April 2015 - Flying Changes
Written by CRM
Wednesday, 01 April 2015 00:31


Christine Traurig Becomes USEF Young Horse Coach

Christine Traurig, who rode for the United States on the bronze-medal team at the 2000 Olympic Games in Sydney, takes on a new role as America’s dressage Young Horse Coach. Christine, 56 years old, of Carlsbad, succeeds Scott Hassler who retires May 1 from the position he held for almost a decade as the first U.S. Young Horse Coach.

“All my life as a rider, trainer, and horsewoman, my biggest passion has been to develop horses to the best of their athletic abilities,” said Christine on her appointment by U.S. Equestrian Federation that is subject to contract negotiations. “My goal for this program is to make America a country that produces top-quality international horses to field championship teams and Junior/Young Rider Teams so that one day we can proudly say: Made In America!”

Christine joins the U.S. dressage program led by Robert Dover, Chef d’Equipe/Technical Advisor, and which includes Debbie McDonald as Developing Coach, George Williams as Youth Coach, and Charlotte Bredahl-Baker as Assistant Youth Coach.

“She brings enormous talent and years of experience with young horses and top coaching at all levels,” Robert Dover said. “Christine will build upon the last decade of great work by Scott Hassler. Our world-class machine, with adequate funding, will produce sustainable excellence, resulting in medals for America.”

Christine was born and raised on her parents’ farm near Verden, Germany–which has been the home of the World Young Horse Championships for the past several years. She began riding before she could walk. At the age of 12, she attended the National Riding School at Hoya with the trainer Otto Meyer. She rode sale horses at the Hanoverian Elite Auction and worked for the late German national trainer, Holger Schmezer, in Verden until she moved to the United States in 1982.

She returned to Germany in 1999 to train with Johann Hinnemann, competing at three consecutive Bundeschampionat in Warendorf on Limited Edition.

Christine on Etienne was selected for the U.S. team at the Sydney Games, earning a personal best score, and helping America win a third consecutive bronze medal. She was named the U.S. Olympic Committee’s Female Equestrian Athlete of the Year in 2000.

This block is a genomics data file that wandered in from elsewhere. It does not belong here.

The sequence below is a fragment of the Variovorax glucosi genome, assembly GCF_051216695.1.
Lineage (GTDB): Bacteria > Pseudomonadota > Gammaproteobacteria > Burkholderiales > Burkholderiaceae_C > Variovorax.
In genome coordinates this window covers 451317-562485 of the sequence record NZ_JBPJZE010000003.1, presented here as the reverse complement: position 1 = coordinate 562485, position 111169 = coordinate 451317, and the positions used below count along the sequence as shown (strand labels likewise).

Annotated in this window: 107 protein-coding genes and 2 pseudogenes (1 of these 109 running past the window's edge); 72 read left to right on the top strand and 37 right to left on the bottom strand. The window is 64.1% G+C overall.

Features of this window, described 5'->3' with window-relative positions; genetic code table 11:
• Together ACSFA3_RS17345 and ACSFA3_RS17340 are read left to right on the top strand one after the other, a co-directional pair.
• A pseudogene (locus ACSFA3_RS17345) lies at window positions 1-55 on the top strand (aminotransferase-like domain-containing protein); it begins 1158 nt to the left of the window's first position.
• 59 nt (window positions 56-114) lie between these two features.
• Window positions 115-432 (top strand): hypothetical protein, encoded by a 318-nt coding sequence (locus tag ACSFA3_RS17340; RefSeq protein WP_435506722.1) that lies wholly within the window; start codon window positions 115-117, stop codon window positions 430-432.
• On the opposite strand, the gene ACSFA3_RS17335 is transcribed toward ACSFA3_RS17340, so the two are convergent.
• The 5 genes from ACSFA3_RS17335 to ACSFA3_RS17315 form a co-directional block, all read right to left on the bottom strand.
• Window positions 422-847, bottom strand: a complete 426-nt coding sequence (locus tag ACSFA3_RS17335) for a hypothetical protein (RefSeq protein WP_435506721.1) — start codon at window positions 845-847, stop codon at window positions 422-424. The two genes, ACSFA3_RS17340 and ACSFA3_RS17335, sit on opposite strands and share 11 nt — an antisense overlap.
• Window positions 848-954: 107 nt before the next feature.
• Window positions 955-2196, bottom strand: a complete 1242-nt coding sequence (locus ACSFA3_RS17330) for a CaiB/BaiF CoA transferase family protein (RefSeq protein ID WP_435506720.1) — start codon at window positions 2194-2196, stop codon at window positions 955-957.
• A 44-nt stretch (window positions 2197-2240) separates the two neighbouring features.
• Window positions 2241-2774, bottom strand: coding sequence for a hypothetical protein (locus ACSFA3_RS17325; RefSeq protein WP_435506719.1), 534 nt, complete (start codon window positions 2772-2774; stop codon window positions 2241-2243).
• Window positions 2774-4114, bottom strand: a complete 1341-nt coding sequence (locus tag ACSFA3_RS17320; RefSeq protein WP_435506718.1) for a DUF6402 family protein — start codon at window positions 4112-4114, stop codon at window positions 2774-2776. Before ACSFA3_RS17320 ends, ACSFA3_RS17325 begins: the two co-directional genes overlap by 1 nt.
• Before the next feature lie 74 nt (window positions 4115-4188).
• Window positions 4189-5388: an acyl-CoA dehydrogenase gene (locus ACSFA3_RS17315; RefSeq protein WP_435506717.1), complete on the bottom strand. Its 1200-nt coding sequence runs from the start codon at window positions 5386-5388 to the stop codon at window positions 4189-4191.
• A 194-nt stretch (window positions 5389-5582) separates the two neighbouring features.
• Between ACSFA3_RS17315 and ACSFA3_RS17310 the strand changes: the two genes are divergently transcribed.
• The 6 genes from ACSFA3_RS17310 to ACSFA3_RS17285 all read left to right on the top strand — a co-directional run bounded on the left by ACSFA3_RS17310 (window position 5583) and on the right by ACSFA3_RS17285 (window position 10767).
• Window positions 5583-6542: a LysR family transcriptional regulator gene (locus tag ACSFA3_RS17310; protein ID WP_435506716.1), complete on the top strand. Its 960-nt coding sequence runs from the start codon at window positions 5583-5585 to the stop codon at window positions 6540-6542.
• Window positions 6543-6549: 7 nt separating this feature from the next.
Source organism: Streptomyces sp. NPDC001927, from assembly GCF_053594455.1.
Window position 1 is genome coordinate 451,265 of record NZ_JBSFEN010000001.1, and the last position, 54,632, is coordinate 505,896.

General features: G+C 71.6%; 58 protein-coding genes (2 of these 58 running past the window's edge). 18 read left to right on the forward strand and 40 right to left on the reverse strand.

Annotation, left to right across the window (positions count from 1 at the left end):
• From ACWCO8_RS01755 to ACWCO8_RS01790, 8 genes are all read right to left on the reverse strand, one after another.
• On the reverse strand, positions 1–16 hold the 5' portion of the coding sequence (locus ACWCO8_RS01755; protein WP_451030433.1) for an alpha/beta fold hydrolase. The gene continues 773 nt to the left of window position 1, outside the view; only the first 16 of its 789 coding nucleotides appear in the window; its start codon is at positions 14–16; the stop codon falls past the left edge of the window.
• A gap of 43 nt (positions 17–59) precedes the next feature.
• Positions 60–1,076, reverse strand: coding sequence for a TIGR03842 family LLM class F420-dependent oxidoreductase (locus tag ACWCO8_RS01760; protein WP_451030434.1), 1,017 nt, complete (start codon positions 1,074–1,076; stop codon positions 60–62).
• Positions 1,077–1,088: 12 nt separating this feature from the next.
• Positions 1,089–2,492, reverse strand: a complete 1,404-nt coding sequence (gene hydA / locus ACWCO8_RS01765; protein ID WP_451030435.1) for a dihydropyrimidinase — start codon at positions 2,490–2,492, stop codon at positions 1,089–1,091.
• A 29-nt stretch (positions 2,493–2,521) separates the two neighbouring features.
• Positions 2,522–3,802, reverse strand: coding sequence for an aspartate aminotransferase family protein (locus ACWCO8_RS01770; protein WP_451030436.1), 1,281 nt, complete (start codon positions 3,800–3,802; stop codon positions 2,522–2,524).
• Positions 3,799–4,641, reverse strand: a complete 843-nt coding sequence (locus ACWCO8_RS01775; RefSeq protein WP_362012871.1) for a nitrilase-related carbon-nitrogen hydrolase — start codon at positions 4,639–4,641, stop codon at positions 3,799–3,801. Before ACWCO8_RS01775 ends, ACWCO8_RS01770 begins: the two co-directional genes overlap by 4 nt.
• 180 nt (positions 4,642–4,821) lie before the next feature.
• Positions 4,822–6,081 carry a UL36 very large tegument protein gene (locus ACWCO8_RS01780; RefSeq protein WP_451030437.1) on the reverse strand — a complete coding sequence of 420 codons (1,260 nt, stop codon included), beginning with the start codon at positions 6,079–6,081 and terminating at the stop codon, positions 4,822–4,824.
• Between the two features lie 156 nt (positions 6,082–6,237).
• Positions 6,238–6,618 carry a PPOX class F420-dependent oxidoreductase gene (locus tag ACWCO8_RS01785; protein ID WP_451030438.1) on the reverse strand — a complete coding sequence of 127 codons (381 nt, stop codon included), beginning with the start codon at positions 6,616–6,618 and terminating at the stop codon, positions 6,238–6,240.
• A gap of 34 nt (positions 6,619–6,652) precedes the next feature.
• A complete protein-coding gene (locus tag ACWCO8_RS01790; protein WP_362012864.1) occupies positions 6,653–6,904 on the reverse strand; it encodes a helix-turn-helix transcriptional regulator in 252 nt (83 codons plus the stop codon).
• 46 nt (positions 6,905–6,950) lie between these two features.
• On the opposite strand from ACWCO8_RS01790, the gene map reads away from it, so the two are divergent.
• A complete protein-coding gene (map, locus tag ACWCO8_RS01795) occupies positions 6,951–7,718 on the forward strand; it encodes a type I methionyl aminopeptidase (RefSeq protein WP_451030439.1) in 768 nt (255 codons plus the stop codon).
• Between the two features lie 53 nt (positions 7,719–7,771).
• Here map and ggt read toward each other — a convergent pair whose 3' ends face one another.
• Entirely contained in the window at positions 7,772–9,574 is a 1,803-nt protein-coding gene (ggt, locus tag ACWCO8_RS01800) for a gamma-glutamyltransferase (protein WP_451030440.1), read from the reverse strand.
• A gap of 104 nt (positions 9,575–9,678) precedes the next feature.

She moved back to Southern California in 2005. She has two children, Natasha and Lucas.


Farewell Grace Karazissis

Mother to Nick, Sr., and Kost Karazissis, who founded Far West Farms, Grace passed away on March 18. According to the Far West Farm website, Grace rode horses in her native Florence, Italy. She and her husband, Nicolas, left Florence to work in Peru directly after World War II and she continued to ride horses until she was five months pregnant with Nick Karazissis Sr. Nicolas Karazissis’ dream was always to live in the United States and the family ultimately moved to Los Angeles in 1955. Once settled, Grace resumed her riding with the Women’s Calvary at Pickwick, which is known today as the Los Angeles Equestrian Center.

She was an elegant and admired presence on the West Coast hunter/jumper circuit throughout her life.



Farewell George Bernard


A much-loved figure in San Diego County’s Lakeside and surrounding communities, George Bernard passed away recently after sustaining severe head trauma in a fall from his horse. George was husband to Marty Bernard, owner of East County Feed, friend to many and supporter of several causes. The Olaf Weighorst Museum in El Cajon is one of many local endeavors with which George was closely involved. A Vietnam War veteran, George supported many veterans’ efforts. On a lighter note, the colorful gentleman was particularly well known for his award winning cowboy beans and Dutch oven biscuits.


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